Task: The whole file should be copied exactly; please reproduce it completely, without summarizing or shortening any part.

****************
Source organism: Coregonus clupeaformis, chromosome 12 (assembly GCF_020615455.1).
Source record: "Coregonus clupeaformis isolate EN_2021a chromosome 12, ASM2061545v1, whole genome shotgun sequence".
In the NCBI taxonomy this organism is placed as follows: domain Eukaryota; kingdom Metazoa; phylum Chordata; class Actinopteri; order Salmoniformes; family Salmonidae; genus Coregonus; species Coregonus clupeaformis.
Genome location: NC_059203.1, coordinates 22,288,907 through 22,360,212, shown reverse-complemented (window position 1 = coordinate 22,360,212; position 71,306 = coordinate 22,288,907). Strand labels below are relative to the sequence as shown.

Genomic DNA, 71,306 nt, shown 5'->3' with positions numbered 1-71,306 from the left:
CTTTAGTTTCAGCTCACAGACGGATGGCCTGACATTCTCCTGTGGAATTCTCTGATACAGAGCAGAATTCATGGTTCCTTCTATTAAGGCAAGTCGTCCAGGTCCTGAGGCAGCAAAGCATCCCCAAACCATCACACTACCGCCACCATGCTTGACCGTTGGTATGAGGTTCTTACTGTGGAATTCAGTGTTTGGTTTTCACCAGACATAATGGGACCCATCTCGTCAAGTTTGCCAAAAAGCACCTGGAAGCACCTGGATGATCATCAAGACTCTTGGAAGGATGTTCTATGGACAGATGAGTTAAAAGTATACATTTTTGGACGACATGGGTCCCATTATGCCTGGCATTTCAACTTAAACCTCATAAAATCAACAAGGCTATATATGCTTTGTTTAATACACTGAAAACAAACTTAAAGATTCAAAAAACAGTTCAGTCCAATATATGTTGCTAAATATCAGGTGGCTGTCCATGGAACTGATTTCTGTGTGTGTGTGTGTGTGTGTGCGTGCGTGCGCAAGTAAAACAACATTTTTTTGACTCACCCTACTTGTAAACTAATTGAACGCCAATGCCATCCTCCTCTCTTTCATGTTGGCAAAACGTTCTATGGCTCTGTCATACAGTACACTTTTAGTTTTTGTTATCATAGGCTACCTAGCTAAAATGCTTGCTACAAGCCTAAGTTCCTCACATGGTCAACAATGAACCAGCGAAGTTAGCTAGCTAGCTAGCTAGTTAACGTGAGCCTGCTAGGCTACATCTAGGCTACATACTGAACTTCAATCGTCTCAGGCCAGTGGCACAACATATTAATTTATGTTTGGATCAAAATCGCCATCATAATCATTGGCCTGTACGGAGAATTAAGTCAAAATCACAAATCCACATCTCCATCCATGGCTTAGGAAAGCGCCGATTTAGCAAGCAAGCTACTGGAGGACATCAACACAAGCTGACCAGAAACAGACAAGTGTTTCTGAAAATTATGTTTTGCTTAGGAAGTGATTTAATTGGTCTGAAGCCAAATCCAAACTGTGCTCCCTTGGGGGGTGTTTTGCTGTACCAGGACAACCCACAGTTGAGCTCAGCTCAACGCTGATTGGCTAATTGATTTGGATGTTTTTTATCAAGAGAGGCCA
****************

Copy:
Source organism: Coregonus clupeaformis, chromosome 12 (assembly GCF_020615455.1).
Source record: "Coregonus clupeaformis isolate EN_2021a chromosome 12, ASM2061545v1, whole genome shotgun sequence".
In the NCBI taxonomy this organism is placed as follows: domain Eukaryota; kingdom Metazoa; phylum Chordata; class Actinopteri; order Salmoniformes; family Salmonidae; genus Coregonus; species Coregonus clupeaformis.
Genome location: NC_059203.1, coordinates 22,288,907 through 22,360,212, shown reverse-complemented (window position 1 = coordinate 22,360,212; position 71,306 = coordinate 22,288,907). Strand labels below are relative to the sequence as shown.

Genomic DNA, 71,306 nt, shown 5'->3' with positions numbered 1-71,306 from the left:
CTTTAGTTTCAGCTCACAGACGGATGGCCTGACATTCTCCTGTGGAATTCTCTGATACAGAGCAGAATTCATGGTTCCTTCTATTAAGGCAAGTCGTCCAGGTCCTGAGGCAGCAAAGCATCCCCAAACCATCACACTACCGCCACCATGCTTGACCGTTGGTATGAGGTTCTTACTGTGGAATTCAGTGTTTGGTTTTCACCAGACATAATGGGACCCATCTCGTCAAGTTTGCCAAAAAGCACCTGGAAGCACCTGGATGATCATCAAGACTCTTGGAAGGATGTTCTATGGACAGATGAGTTAAAAGTATACATTTTTGGACGACATGGGTCCCATTATGCCTGGCATTTCAACTTAAACCTCATAAAATCAACAAGGCTATATATGCTTTGTTTAATACACTGAAAACAAACTTAAAGATTCAAAAAACAGTTCAGTCCAATATATGTTGCTAAATATCAGGTGGCTGTCCATGGAACTGATTTCTGTGTGTGTGTGTGTGTGTGTGCGTGCGTGCGCAAGTAAAACAACATTTTTTTGACTCACCCTACTTGTAAACTAATTGAACGCCAATGCCATCCTCCTCTCTTTCATGTTGGCAAAACGTTCTATGGCTCTGTCATACAGTACACTTTTAGTTTTTGTTATCATAGGCTACCTAGCTAAAATGCTTGCTACAAGCCTAAGTTCCTCACATGGTCAACAATGAACCAGCGAAGTTAGCTAGCTAGCTAGCTAGTTAACGTGAGCCTGCTAGGCTACATCTAGGCTACATACTGAACTTCAATCGTCTCAGGCCAGTGGCACAACATATTAATTTATGTTTGGATCAAAATCGCCATCATAATCATTGGCCTGTACGGAGAATTAAGTCAAAATCACAAATCCACATCTCCATCCATGGCTTAGGAAAGCGCCGATTTAGCAAGCAAGCTACTGGAGGACATCAACACAAGCTGACCAGAAACAGACAAGTGTTTCTGAAAATTATGTTTTGCTTAGGAAGTGATTTAATTGGTCTGAAGCCAAATCCAAACTGTGCTCCCTTGGGGGGTGTTTTGCTGTACCAGGACAACCCACAGTTGAGCTCAGCTCAACGCTGATTGGCTAATTGATTTGGATGTTTTTTATCAAGAGAGGCCA